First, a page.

The UN Human Rights Council calls on Russia to amend the ‘foreign agents’ law
The Russian law ‘on undesirable organisations’ also inspired criticism from international organisations: the Council of Europe believes that the law does not meet international human rights standards.
Zeid Ra’ad Zeid Al-Hussein, the United Nations High Commissioner for Human Rights, called on Russia to amend the law ‘on foreign agents’, confirms a statement posted on the UN website. Russia should follow the recommendations of UN human rights mechanisms and act in accordance with their international human rights obligations, he is said to have stressed. “This week a number of amendments to the law of the Russian Federation ‘on foreign agents’ come into force. More than 90 non-governmental organisations are now listed as ‘foreign agents.’ This definition implies that their activities are political in nature,” emphasised the United Nations High Commissioner.
As of today, there are 131 ‘foreign agents’ recorded in the register. Of the 131 non-profit organisations included in the register, 30 were excluded from the list: 12 organisations were also removed due to them no longer operating as or ceasing to function as ‘a foreign agent’, others – due to liquidation. In May 2016, Russian President Vladimir Putin signed a bill aimed at clarifying the meaning of the term ‘political activity’ in the law ‘on foreign agents.’ The final version of the law excluded the possibility of the recognition of organisations engaged in charitable activities as ‘foreign agents.’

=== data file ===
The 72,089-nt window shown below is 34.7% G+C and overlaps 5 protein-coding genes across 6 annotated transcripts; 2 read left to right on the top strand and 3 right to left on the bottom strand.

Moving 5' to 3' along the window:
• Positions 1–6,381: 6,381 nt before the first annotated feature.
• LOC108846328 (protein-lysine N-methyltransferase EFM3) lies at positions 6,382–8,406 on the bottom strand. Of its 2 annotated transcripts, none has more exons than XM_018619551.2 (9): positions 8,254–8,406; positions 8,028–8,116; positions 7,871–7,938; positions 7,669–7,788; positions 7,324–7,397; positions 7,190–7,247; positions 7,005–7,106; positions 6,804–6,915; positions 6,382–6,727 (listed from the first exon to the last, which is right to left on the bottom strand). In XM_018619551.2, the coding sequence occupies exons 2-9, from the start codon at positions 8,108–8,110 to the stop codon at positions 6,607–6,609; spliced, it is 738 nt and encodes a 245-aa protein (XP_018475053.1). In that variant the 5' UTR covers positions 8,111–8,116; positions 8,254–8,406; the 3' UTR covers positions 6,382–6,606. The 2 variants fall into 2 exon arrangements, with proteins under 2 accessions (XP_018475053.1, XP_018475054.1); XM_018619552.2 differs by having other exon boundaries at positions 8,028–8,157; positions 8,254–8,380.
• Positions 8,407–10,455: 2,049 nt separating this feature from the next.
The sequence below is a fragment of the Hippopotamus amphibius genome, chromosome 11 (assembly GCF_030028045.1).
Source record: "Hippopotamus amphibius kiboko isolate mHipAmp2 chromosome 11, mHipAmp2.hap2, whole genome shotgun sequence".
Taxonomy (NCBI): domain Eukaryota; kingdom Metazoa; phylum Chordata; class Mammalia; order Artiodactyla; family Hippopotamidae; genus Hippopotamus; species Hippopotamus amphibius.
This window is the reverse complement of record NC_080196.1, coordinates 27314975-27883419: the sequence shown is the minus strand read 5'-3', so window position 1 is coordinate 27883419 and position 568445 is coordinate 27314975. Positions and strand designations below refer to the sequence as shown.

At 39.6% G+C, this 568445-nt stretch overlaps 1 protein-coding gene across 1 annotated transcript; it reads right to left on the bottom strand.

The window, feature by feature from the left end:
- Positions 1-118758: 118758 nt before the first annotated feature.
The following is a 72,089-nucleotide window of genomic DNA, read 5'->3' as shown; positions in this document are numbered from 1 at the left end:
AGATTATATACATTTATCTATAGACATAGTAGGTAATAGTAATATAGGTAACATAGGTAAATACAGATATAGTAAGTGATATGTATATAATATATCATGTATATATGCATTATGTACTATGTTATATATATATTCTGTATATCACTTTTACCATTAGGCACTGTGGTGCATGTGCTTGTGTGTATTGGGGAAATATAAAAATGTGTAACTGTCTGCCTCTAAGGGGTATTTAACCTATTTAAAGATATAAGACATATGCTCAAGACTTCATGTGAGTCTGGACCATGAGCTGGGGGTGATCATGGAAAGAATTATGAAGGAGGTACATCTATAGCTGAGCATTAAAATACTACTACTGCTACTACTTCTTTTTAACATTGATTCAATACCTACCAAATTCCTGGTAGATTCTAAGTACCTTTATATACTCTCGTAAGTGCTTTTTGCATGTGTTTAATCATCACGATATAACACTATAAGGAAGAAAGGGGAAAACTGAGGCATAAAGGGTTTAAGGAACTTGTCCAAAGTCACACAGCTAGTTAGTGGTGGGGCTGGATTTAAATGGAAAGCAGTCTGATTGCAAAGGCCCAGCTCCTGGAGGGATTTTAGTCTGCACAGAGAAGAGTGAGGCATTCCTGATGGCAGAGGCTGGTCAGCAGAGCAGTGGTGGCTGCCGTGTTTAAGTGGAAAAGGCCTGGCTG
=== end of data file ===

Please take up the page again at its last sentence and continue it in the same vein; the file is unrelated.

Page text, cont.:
Earlier criticism of the Russian law ‘on undesirable organisations’ came from the Council of Europe’s Venice Commission, reports business daily ‘Vedomosti’. The wording of the key provisions of the law does not meet international human rights standards, the Council of Europe concludes. The Venice Commission recommended that the Russian government amend the law and clarify the meaning of the concepts of ’leadership’ and ‘participation’ in the activities of ‘undesirable’ organisations, as well as recommending that the government define the precise criteria used to recognise an organisation as falling into the ‘undesirable’ category.
The European Council maintains that the decision on the recognition of any organisation as ‘undesirable’ in the territory of the Russian Federation should be taken by the courts, and that the organisation should have the right to appeal the verdict. During the appeal process over the judgment the inclusion of an organisation in the register of ‘undesirable’ organisations should be suspended, the Venice Commission argues.
The law on ‘undesirable’ organisations, passed in May 2015, has inspired criticism from the Russian and international human rights communities. As of today, five NGOs have been given the status of ‘undesirable’. The National Democratic Institute for International Affairs, the Soros Foundation/Open Society Foundations, National Endowment for Democracy and the U.S.- Russia Foundation for Economic Advancement and the Rule of Law have all been declared ‘undesirable’. According to a study by the Club of Third Sector Lawyers, the enforcement of the law on ‘undesirable organisations’ has led to the refusal of many international donors to finance the projects of Russian organisations.
AUTHOR: Georgiy Ivanushkin